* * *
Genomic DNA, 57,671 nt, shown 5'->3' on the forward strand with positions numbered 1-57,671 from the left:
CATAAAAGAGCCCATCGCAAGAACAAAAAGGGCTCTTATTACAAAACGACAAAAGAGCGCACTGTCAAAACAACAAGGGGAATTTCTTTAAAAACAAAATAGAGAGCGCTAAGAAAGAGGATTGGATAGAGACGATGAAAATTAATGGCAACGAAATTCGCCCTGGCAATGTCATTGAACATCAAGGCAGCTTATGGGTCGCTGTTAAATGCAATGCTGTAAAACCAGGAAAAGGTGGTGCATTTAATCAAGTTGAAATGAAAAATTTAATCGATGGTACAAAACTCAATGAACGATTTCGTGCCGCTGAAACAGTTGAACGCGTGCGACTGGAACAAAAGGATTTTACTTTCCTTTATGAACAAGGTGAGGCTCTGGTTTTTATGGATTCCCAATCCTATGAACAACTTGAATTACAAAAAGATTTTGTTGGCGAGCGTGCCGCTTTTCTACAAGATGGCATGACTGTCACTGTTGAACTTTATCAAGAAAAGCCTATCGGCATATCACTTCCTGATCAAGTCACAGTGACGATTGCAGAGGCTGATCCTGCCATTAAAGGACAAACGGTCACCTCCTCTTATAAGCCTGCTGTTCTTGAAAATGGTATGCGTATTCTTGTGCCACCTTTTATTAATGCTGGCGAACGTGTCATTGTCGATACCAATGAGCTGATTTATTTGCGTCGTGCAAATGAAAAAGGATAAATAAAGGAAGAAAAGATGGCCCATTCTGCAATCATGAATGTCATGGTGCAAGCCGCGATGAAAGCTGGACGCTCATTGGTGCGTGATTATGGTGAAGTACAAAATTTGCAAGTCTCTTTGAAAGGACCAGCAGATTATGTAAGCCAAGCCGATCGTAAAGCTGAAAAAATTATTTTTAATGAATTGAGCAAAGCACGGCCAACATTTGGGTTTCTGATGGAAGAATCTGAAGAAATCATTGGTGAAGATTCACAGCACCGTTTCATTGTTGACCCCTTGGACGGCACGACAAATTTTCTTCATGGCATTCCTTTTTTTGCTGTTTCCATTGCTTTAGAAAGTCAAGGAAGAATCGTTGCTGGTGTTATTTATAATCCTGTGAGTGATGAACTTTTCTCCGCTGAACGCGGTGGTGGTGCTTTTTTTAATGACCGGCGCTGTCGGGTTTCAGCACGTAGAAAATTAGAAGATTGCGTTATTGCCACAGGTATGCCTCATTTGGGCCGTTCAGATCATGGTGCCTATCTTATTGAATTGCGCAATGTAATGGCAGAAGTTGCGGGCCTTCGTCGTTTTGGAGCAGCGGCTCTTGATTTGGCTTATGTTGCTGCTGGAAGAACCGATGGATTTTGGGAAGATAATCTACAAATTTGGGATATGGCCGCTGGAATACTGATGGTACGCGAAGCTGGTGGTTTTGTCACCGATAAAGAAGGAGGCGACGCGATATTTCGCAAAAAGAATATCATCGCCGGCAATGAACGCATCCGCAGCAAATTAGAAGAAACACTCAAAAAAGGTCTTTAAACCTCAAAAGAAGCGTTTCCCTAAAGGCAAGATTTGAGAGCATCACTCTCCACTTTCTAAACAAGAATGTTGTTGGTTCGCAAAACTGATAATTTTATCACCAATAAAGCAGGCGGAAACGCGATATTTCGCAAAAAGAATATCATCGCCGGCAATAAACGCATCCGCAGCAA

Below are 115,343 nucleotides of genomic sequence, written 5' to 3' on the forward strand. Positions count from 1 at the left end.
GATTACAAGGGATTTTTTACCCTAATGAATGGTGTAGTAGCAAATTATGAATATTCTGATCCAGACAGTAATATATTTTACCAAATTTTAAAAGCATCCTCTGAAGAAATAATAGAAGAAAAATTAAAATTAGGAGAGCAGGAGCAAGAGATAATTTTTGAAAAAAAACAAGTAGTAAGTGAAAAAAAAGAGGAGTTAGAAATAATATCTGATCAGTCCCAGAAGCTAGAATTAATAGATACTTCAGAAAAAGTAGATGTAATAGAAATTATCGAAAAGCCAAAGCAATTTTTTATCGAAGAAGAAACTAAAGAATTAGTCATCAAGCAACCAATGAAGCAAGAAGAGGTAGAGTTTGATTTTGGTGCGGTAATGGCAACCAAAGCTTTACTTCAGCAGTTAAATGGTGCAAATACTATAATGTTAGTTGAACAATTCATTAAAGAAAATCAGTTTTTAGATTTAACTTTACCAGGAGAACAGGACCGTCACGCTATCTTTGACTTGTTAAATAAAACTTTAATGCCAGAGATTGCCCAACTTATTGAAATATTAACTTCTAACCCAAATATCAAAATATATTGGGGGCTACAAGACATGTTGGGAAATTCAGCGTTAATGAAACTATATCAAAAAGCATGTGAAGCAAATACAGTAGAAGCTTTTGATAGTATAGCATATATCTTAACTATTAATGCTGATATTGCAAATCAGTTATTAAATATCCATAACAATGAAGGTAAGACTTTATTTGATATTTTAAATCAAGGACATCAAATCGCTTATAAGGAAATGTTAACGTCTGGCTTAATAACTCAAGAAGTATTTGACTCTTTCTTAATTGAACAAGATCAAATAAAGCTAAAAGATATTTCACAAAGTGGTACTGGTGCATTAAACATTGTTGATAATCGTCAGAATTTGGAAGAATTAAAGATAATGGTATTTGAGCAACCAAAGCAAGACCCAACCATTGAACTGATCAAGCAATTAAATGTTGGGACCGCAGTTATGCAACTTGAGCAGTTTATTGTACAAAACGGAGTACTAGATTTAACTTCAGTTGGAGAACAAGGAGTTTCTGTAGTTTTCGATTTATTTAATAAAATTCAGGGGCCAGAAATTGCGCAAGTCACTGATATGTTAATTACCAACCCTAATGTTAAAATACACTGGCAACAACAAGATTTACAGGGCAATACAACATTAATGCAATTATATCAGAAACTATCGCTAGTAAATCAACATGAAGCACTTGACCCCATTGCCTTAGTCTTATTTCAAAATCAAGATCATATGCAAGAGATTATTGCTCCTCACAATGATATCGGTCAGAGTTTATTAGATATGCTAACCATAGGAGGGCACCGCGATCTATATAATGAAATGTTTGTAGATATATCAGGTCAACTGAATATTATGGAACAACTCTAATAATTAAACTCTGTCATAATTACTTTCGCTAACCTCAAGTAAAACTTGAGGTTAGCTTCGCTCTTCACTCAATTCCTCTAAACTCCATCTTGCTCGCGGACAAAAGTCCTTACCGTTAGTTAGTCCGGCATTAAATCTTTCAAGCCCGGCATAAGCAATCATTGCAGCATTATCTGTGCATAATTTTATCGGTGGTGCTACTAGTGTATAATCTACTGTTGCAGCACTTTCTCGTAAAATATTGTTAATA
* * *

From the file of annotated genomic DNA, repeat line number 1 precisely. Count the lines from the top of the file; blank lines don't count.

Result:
Genomic DNA, 57,671 nt, shown 5'->3' on the forward strand with positions numbered 1-57,671 from the left: